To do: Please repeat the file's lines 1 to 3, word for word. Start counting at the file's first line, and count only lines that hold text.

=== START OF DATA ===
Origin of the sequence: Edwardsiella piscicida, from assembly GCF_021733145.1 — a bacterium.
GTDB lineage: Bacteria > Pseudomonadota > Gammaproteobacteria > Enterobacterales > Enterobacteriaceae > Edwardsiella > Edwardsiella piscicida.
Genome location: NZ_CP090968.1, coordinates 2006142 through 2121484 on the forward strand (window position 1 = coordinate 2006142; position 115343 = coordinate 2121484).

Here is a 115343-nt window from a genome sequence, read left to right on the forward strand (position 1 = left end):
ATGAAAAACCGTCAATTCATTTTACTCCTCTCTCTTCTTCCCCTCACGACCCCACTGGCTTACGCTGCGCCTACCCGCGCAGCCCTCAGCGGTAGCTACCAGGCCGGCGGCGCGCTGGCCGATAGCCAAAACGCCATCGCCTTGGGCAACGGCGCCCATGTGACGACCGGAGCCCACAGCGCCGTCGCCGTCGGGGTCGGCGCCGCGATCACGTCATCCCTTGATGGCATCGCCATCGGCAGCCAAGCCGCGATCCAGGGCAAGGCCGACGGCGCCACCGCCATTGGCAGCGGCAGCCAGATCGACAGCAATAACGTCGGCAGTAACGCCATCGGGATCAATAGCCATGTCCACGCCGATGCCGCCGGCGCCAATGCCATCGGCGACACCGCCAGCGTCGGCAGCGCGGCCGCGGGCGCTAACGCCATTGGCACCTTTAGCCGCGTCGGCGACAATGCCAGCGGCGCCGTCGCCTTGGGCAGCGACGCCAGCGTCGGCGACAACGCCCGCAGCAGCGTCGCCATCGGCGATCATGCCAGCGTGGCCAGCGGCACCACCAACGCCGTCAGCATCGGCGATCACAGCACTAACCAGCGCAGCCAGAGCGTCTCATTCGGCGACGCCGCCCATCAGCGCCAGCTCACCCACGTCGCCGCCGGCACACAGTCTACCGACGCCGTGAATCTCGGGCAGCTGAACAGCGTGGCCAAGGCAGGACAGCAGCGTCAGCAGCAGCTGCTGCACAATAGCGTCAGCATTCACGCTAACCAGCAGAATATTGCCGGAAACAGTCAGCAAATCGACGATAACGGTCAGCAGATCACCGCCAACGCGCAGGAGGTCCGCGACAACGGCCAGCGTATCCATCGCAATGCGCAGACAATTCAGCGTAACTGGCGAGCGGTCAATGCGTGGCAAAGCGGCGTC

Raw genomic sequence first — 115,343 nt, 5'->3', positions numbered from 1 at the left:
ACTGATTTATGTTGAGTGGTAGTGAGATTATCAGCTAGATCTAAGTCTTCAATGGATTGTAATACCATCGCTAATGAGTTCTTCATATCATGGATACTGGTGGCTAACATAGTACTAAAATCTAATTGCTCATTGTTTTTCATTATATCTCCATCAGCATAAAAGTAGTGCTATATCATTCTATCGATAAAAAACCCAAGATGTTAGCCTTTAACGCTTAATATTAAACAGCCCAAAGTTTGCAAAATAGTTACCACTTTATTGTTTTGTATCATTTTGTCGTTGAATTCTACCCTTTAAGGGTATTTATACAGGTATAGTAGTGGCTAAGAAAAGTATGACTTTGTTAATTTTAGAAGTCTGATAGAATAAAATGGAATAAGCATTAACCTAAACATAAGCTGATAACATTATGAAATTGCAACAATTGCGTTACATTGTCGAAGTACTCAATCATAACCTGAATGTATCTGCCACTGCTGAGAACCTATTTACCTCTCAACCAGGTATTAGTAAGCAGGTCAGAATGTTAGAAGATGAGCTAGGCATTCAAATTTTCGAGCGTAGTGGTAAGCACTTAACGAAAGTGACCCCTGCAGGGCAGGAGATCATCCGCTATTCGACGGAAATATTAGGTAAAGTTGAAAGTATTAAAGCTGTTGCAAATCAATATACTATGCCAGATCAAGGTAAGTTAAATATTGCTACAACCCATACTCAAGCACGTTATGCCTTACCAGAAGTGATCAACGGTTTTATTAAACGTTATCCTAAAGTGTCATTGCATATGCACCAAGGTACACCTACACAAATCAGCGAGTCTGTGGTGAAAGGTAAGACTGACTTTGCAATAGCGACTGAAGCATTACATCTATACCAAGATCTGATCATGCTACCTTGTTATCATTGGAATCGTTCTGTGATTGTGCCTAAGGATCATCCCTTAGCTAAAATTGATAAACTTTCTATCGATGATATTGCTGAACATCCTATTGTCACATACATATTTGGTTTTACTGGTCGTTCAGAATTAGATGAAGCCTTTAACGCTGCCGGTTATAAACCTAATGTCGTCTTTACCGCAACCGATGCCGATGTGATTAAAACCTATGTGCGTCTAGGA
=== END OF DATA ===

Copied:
Origin of the sequence: Edwardsiella piscicida, from assembly GCF_021733145.1 — a bacterium.
GTDB lineage: Bacteria > Pseudomonadota > Gammaproteobacteria > Enterobacterales > Enterobacteriaceae > Edwardsiella > Edwardsiella piscicida.
Genome location: NZ_CP090968.1, coordinates 2006142 through 2121484 on the forward strand (window position 1 = coordinate 2006142; position 115343 = coordinate 2121484).